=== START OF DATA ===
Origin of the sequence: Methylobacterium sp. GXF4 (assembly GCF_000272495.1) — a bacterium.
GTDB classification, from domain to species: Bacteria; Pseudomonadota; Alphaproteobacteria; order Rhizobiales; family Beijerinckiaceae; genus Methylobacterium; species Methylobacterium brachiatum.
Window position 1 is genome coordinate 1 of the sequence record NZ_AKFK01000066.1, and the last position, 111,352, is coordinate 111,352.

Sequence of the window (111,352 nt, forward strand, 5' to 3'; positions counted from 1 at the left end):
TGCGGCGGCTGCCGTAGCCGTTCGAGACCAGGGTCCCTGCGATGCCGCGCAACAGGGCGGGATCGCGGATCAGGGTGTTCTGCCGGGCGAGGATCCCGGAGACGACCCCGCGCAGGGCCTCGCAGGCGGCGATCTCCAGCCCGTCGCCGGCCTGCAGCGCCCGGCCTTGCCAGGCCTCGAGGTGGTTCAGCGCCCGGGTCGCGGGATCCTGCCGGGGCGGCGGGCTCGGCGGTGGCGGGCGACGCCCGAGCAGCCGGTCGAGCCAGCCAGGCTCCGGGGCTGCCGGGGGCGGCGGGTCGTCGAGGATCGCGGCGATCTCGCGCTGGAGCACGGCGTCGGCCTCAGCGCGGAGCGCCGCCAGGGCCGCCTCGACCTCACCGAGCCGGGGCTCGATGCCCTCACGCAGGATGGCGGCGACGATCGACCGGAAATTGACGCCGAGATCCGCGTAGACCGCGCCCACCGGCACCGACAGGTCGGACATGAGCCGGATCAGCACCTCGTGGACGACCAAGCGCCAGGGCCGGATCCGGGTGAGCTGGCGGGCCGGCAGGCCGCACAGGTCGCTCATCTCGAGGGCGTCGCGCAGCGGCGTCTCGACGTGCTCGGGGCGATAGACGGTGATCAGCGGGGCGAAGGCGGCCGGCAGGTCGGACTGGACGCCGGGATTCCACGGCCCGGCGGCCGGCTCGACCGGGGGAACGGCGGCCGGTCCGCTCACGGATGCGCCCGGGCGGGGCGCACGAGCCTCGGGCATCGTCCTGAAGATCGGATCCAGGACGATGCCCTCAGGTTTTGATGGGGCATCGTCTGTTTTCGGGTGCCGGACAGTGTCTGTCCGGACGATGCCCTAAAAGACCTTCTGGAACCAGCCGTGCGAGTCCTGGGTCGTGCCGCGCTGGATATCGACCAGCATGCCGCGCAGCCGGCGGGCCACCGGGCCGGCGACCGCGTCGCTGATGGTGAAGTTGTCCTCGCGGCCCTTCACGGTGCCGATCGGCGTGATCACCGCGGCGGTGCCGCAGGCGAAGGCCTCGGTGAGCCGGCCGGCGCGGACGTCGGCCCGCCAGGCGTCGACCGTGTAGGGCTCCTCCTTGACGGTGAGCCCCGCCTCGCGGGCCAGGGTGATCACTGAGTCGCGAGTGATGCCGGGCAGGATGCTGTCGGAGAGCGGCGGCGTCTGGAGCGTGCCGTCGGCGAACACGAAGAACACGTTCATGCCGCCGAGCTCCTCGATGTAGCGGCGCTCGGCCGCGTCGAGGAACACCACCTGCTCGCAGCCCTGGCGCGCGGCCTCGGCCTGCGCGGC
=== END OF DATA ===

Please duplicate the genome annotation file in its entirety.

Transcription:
Origin of the sequence: Methylobacterium sp. GXF4 (assembly GCF_000272495.1) — a bacterium.
GTDB classification, from domain to species: Bacteria; Pseudomonadota; Alphaproteobacteria; order Rhizobiales; family Beijerinckiaceae; genus Methylobacterium; species Methylobacterium brachiatum.
Window position 1 is genome coordinate 1 of the sequence record NZ_AKFK01000066.1, and the last position, 111,352, is coordinate 111,352.

Sequence of the window (111,352 nt, forward strand, 5' to 3'; positions counted from 1 at the left end):
TGCGGCGGCTGCCGTAGCCGTTCGAGACCAGGGTCCCTGCGATGCCGCGCAACAGGGCGGGATCGCGGATCAGGGTGTTCTGCCGGGCGAGGATCCCGGAGACGACCCCGCGCAGGGCCTCGCAGGCGGCGATCTCCAGCCCGTCGCCGGCCTGCAGCGCCCGGCCTTGCCAGGCCTCGAGGTGGTTCAGCGCCCGGGTCGCGGGATCCTGCCGGGGCGGCGGGCTCGGCGGTGGCGGGCGACGCCCGAGCAGCCGGTCGAGCCAGCCAGGCTCCGGGGCTGCCGGGGGCGGCGGGTCGTCGAGGATCGCGGCGATCTCGCGCTGGAGCACGGCGTCGGCCTCAGCGCGGAGCGCCGCCAGGGCCGCCTCGACCTCACCGAGCCGGGGCTCGATGCCCTCACGCAGGATGGCGGCGACGATCGACCGGAAATTGACGCCGAGATCCGCGTAGACCGCGCCCACCGGCACCGACAGGTCGGACATGAGCCGGATCAGCACCTCGTGGACGACCAAGCGCCAGGGCCGGATCCGGGTGAGCTGGCGGGCCGGCAGGCCGCACAGGTCGCTCATCTCGAGGGCGTCGCGCAGCGGCGTCTCGACGTGCTCGGGGCGATAGACGGTGATCAGCGGGGCGAAGGCGGCCGGCAGGTCGGACTGGACGCCGGGATTCCACGGCCCGGCGGCCGGCTCGACCGGGGGAACGGCGGCCGGTCCGCTCACGGATGCGCCCGGGCGGGGCGCACGAGCCTCGGGCATCGTCCTGAAGATCGGATCCAGGACGATGCCCTCAGGTTTTGATGGGGCATCGTCTGTTTTCGGGTGCCGGACAGTGTCTGTCCGGACGATGCCCTAAAAGACCTTCTGGAACCAGCCGTGCGAGTCCTGGGTCGTGCCGCGCTGGATATCGACCAGCATGCCGCGCAGCCGGCGGGCCACCGGGCCGGCGACCGCGTCGCTGATGGTGAAGTTGTCCTCGCGGCCCTTCACGGTGCCGATCGGCGTGATCACCGCGGCGGTGCCGCAGGCGAAGGCCTCGGTGAGCCGGCCGGCGCGGACGTCGGCCCGCCAGGCGTCGACCGTGTAGGGCTCCTCCTTGACGGTGAGCCCCGCCTCGCGGGCCAGGGTGATCACTGAGTCGCGAGTGATGCCGGGCAGGATGCTGTCGGAGAGCGGCGGCGTCTGGAGCGTGCCGTCGGCGAACACGAAGAACACGTTCATGCCGCCGAGCTCCTCGATGTAGCGGCGCTCGGCCGCGTCGAGGAACACCACCTGCTCGCAGCCCTGGCGCGCGGCCTCGGCCTGCGCGGC